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High Court extends order on defection

Justice John Mativo issued the directive even as the electoral agency told court that the changes on the election law on party hopping is not restrictive to defections but ensures that no aspirant belongs to two political parties.

The Independent Electoral and Boundaries Commission was responding to a case in which the Council of Governors had  moved to court to challenge the changes made to the election laws that saw the number of days for defections changed from 45 to 120 days to the date of the polls.

The High Court has extended the order allowing politicians to operate within the previous law that gave them up to 45 days before an election to defect.

While defending the changes to the elections law, IEBC insisted that the move is intended to ensure that there are bona fide members of the respective parties in whose primaries they seek to participate.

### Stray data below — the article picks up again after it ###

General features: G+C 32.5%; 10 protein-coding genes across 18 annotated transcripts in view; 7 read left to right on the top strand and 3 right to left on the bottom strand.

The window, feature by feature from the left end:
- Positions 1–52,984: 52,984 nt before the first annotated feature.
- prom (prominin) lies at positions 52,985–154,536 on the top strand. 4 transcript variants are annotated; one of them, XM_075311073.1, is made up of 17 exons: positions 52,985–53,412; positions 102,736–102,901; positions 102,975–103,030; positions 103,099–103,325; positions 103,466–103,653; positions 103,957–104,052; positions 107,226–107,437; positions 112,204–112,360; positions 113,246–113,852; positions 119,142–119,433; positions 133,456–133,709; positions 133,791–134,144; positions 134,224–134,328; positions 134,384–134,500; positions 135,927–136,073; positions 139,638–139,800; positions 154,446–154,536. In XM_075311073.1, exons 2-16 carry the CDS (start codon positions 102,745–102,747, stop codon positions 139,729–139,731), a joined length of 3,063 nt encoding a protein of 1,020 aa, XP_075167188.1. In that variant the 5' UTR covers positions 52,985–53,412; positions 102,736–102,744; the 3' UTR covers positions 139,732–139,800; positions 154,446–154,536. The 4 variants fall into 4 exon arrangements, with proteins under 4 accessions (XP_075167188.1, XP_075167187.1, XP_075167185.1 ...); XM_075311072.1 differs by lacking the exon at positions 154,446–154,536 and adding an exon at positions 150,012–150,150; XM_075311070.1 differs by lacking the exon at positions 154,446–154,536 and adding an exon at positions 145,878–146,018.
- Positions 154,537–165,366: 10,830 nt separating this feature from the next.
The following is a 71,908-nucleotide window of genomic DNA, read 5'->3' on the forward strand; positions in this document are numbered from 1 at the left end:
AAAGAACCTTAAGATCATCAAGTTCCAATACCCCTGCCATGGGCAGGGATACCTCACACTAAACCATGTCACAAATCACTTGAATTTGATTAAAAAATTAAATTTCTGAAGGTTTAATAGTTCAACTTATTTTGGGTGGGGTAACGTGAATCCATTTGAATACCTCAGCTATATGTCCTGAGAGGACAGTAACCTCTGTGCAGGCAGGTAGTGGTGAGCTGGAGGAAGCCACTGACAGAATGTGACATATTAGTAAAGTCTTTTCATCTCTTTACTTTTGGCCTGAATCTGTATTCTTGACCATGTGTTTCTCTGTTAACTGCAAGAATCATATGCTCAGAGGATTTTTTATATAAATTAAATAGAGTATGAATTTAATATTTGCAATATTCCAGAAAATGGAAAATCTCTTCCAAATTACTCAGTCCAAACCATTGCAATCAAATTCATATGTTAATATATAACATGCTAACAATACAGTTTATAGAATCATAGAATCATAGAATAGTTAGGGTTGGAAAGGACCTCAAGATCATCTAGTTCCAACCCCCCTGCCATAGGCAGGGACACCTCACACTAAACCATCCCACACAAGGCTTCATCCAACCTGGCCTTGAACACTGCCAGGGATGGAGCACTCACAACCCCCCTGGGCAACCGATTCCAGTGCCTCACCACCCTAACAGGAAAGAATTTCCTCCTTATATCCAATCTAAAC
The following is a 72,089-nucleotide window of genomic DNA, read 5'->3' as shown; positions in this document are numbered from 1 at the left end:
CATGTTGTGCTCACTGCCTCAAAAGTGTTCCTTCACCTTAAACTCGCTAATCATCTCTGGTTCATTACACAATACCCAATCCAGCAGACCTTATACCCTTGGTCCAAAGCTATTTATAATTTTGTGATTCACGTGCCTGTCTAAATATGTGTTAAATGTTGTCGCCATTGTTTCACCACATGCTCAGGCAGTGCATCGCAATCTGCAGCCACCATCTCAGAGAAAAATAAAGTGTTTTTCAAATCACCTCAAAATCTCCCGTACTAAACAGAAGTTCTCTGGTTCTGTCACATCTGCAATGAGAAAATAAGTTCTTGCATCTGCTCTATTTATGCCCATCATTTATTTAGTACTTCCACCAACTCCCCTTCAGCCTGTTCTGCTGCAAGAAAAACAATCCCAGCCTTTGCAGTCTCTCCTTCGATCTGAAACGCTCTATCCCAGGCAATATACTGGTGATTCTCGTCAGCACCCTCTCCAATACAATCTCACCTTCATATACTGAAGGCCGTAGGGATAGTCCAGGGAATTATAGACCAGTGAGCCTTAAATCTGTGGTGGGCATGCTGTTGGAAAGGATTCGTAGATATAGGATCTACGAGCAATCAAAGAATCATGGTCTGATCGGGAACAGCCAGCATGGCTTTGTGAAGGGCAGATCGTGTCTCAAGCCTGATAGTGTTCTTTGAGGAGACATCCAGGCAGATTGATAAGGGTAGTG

“It is our well-considered opinion that submission of party membership list at least 120 days before the General Election is a fundamental process that precedes other activities relating to the polls, it does not infringe either the political rights or freedom of association as provided in the Constitution,” said IEBC.

The electoral agency alleged that the changes made to the law are not inconsistent with the Constitution.

According to the IEBC, the case by county bosses should be dismissed.

On the other hand, the AG told court that there is no likelihood of prejudice to be suffered by any political aspirant considering the changes in the election law.

However, governors claim that law limits the period in which politicians can change from one party to another.

They argue that the changes to the election law creates a situation where those  dissatisfied with the outcomes of party primaries will not be able  to defect to another political party within the nomination deadline since their names will have already been submitted by the initial party.

Governors want it declared that the disputed law unjustifiably limits the enjoyment of fundamental rights and that it is inconsistent, hence should be declared null and void.

Justice Mativo set the hearing for the matter on March 29.

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